Female university students are mobilising to change a culture where academic success is often dependent on sexual favours. Liz Ford meets them
During her first few days at the University of Liberia, a male student asked Famata Adrekis if she was taking the "Sex 101" class. "I said: 'What do you mean?' I was shocked," says the fourth-year sociology student.
"Sex 101" was a reference to the expectation that female students will have sex with their male lecturers to get good grades or pass their degree courses. The practice is often referred to as "transactional sex" – sex for grades – and it's common not only in Liberian universities but also throughout sub-Saharan Africa.
A 2011 survey conducted by ActionAid in three Liberian universities found that about 85% of female students had been sexually harassed or involved in transactional sex while they studied. Some women said they were forced to keep repeating classes if they refused to have sex with their male lecturers. If a woman reported her lecturer and he was sacked, the teacher would often simply move to another institution, the survey revealed.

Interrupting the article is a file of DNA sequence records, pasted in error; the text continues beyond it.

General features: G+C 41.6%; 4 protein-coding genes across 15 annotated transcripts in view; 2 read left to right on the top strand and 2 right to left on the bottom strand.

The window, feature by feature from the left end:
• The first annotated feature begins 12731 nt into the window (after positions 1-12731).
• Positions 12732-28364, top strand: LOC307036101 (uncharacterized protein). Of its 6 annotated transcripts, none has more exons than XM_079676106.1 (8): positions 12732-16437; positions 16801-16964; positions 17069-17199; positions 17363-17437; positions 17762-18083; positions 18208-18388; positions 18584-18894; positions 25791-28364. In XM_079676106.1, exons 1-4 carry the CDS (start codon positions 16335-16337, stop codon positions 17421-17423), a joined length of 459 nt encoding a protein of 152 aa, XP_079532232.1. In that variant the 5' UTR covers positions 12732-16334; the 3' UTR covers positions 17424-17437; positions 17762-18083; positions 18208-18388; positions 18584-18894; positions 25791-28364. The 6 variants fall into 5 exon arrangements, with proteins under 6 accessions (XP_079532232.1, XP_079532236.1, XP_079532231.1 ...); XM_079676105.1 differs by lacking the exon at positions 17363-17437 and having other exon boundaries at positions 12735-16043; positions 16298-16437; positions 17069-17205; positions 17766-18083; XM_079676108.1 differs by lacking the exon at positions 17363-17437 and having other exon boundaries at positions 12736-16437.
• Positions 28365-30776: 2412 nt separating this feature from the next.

Adrekis is now involved in setting up a women's forum at her university. The forum will provide a safe space to report incidents, find support and lobby the university's student affairs office to take action against perpetrators. The forum will also seek to educate men about a woman's right not to be harassed. The forum met for the first time in February, following weeks of leaflet drops and awareness-raising among students.
"I'm trying to organise a women's forum so people are able to speak out," Adrekis said at a meeting of the forum's steering committee in Monrovia last month. "We will be talking to students about the issues affecting women at university and what is the way forward."...